Previously on the blog, we wrote about 11 steps to get your home-based business off the ground. Now we’re taking a closer look at each of those steps, with a post on each one. In this first deep dive of our HostGator Home Business Guide, we find out if you have what it takes to start and run a business.
Starting your own business can be rewarding as long as you’re working with the right people. Because you’ll be both the boss and the employee, it’s important to make sure you’re ready to fill those roles before you commit your time, money, and effort to your new venture.
One way to check? “Interview” yourself before you begin, to get a sense of your strengths and any weaknesses you need to work on. These questions focus on the traits and habits successful small business owners need. The good news is you probably have several of them. The better news is you can train yourself to handle the rest. So, put on your best home-based business interview outfit (yes, sweats are okay) and ask yourself the following…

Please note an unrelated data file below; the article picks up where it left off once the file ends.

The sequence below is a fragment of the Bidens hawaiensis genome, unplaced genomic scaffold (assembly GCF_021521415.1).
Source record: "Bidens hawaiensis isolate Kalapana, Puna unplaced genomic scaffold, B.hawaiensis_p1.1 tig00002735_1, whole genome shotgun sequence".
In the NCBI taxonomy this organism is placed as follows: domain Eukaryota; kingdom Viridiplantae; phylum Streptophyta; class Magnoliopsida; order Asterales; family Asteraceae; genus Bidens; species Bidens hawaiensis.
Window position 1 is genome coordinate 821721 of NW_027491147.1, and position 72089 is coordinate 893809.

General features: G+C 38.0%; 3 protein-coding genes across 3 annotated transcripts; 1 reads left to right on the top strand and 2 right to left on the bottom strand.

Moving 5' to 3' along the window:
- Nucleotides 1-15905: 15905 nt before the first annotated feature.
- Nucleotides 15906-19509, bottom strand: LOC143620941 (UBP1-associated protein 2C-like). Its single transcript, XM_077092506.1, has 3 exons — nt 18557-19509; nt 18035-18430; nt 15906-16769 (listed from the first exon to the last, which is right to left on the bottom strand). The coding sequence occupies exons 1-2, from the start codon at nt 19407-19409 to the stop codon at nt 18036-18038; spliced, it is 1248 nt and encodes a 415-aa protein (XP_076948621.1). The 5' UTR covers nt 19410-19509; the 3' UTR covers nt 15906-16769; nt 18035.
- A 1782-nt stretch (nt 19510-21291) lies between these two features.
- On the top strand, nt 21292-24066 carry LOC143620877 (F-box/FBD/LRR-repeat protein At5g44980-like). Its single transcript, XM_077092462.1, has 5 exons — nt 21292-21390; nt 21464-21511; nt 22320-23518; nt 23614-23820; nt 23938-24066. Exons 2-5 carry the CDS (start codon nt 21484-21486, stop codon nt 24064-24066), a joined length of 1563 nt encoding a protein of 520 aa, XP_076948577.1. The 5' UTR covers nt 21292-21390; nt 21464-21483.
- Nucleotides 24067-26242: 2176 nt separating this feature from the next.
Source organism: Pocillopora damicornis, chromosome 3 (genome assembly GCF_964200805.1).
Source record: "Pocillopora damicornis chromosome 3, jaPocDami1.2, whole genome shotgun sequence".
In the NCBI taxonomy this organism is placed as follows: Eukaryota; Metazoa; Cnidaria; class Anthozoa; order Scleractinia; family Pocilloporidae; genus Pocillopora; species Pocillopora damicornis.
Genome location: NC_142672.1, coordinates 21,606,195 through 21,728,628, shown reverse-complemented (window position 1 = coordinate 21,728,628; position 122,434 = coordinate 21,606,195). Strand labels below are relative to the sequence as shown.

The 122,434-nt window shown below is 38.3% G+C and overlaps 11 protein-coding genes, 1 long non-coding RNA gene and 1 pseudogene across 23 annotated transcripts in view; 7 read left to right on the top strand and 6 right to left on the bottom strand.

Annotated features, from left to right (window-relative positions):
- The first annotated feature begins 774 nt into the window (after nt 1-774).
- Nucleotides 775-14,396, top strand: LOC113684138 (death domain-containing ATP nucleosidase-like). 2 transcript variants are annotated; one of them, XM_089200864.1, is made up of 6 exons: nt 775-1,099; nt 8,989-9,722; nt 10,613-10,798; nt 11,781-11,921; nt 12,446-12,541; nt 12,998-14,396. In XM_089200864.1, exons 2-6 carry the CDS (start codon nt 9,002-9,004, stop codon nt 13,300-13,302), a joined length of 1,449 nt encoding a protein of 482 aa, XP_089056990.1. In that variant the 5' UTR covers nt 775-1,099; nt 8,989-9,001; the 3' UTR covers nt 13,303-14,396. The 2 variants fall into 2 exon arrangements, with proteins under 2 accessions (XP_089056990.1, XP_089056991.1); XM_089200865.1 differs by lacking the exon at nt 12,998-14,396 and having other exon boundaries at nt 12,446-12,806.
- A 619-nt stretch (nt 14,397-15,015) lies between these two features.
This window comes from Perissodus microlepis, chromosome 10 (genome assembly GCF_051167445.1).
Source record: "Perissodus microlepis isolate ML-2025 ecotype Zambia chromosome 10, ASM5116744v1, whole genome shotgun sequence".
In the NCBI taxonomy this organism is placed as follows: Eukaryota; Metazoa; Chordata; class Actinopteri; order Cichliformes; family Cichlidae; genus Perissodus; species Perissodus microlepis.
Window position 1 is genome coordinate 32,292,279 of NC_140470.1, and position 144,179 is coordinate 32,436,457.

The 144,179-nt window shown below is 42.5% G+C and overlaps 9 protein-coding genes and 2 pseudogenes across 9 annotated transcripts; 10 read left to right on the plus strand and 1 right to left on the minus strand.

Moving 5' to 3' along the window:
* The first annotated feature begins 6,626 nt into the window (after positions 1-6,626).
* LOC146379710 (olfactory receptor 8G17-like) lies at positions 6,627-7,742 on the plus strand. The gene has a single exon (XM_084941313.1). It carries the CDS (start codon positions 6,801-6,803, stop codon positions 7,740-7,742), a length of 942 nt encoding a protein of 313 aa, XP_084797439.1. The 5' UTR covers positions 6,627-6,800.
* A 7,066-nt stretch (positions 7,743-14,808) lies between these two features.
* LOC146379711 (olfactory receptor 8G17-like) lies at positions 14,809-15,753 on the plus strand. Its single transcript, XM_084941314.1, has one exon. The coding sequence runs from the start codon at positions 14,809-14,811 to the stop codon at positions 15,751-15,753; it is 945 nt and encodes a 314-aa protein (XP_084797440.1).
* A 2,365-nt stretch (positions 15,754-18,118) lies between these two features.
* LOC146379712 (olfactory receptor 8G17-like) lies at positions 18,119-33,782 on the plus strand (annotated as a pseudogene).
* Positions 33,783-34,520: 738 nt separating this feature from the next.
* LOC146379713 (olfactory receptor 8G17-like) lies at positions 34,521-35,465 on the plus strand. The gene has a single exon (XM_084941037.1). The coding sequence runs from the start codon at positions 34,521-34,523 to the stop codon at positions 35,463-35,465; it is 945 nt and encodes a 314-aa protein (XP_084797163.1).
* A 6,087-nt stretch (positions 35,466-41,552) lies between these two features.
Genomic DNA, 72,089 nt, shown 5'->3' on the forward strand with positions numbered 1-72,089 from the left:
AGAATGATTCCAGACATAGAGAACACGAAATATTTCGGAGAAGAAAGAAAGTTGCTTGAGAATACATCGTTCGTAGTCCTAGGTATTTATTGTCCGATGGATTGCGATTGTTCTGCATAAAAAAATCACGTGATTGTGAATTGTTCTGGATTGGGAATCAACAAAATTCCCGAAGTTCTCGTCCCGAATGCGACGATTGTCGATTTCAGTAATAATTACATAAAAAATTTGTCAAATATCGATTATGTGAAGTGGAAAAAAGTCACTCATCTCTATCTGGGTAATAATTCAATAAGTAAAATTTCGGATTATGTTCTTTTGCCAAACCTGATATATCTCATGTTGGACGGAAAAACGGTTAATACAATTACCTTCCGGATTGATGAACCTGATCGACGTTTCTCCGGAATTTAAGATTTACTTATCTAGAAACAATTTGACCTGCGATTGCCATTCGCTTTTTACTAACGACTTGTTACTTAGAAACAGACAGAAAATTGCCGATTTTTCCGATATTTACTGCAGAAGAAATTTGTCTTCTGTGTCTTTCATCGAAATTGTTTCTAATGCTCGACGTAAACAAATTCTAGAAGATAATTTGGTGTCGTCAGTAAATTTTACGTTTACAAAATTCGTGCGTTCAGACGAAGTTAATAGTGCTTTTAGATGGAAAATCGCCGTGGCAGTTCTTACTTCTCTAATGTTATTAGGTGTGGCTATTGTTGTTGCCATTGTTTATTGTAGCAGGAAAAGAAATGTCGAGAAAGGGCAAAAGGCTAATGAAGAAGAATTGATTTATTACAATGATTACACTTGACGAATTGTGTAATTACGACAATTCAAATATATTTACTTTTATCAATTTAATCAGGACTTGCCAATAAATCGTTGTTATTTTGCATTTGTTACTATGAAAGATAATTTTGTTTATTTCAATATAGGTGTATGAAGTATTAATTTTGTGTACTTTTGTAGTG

Do you enjoy learning new things?
When you start a business, not only do you have to learn many new things (what an EIN is, how to make a mobile-responsive website, why to use social media for marketing) but you’ll also learn how much you don’t yet know. If you’re enthusiastic about learning, you’re more likely to succeed.
How persistent are you?